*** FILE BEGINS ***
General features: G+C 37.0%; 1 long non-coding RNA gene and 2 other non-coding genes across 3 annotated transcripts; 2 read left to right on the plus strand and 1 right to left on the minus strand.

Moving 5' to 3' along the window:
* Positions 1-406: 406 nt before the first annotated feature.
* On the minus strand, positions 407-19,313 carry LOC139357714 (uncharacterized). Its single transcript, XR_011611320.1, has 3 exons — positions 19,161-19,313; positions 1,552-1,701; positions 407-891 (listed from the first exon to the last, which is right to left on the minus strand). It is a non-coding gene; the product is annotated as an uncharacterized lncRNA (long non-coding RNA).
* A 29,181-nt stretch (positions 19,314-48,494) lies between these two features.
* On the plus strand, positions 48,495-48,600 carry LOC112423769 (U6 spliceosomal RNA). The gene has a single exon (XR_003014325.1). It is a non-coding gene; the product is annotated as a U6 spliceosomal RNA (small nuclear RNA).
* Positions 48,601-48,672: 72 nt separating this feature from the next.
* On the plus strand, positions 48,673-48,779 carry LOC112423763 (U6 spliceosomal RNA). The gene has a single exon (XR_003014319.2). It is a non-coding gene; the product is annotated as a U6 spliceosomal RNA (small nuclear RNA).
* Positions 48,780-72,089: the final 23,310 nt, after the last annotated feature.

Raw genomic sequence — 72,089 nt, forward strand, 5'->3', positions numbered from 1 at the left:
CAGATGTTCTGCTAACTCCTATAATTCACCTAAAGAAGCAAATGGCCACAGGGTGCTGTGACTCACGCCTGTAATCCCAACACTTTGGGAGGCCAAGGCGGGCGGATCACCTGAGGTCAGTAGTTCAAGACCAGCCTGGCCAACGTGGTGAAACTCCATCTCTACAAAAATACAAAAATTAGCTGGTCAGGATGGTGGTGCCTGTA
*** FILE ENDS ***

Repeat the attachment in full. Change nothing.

General features: G+C 37.0%; 1 long non-coding RNA gene and 2 other non-coding genes across 3 annotated transcripts; 2 read left to right on the plus strand and 1 right to left on the minus strand.

Moving 5' to 3' along the window:
* Positions 1-406: 406 nt before the first annotated feature.
* On the minus strand, positions 407-19,313 carry LOC139357714 (uncharacterized). Its single transcript, XR_011611320.1, has 3 exons — positions 19,161-19,313; positions 1,552-1,701; positions 407-891 (listed from the first exon to the last, which is right to left on the minus strand). It is a non-coding gene; the product is annotated as an uncharacterized lncRNA (long non-coding RNA).
* A 29,181-nt stretch (positions 19,314-48,494) lies between these two features.
* On the plus strand, positions 48,495-48,600 carry LOC112423769 (U6 spliceosomal RNA). The gene has a single exon (XR_003014325.1). It is a non-coding gene; the product is annotated as a U6 spliceosomal RNA (small nuclear RNA).
* Positions 48,601-48,672: 72 nt separating this feature from the next.
* On the plus strand, positions 48,673-48,779 carry LOC112423763 (U6 spliceosomal RNA). The gene has a single exon (XR_003014319.2). It is a non-coding gene; the product is annotated as a U6 spliceosomal RNA (small nuclear RNA).
* Positions 48,780-72,089: the final 23,310 nt, after the last annotated feature.

Raw genomic sequence — 72,089 nt, forward strand, 5'->3', positions numbered from 1 at the left:
CAGATGTTCTGCTAACTCCTATAATTCACCTAAAGAAGCAAATGGCCACAGGGTGCTGTGACTCACGCCTGTAATCCCAACACTTTGGGAGGCCAAGGCGGGCGGATCACCTGAGGTCAGTAGTTCAAGACCAGCCTGGCCAACGTGGTGAAACTCCATCTCTACAAAAATACAAAAATTAGCTGGTCAGGATGGTGGTGCCTGTA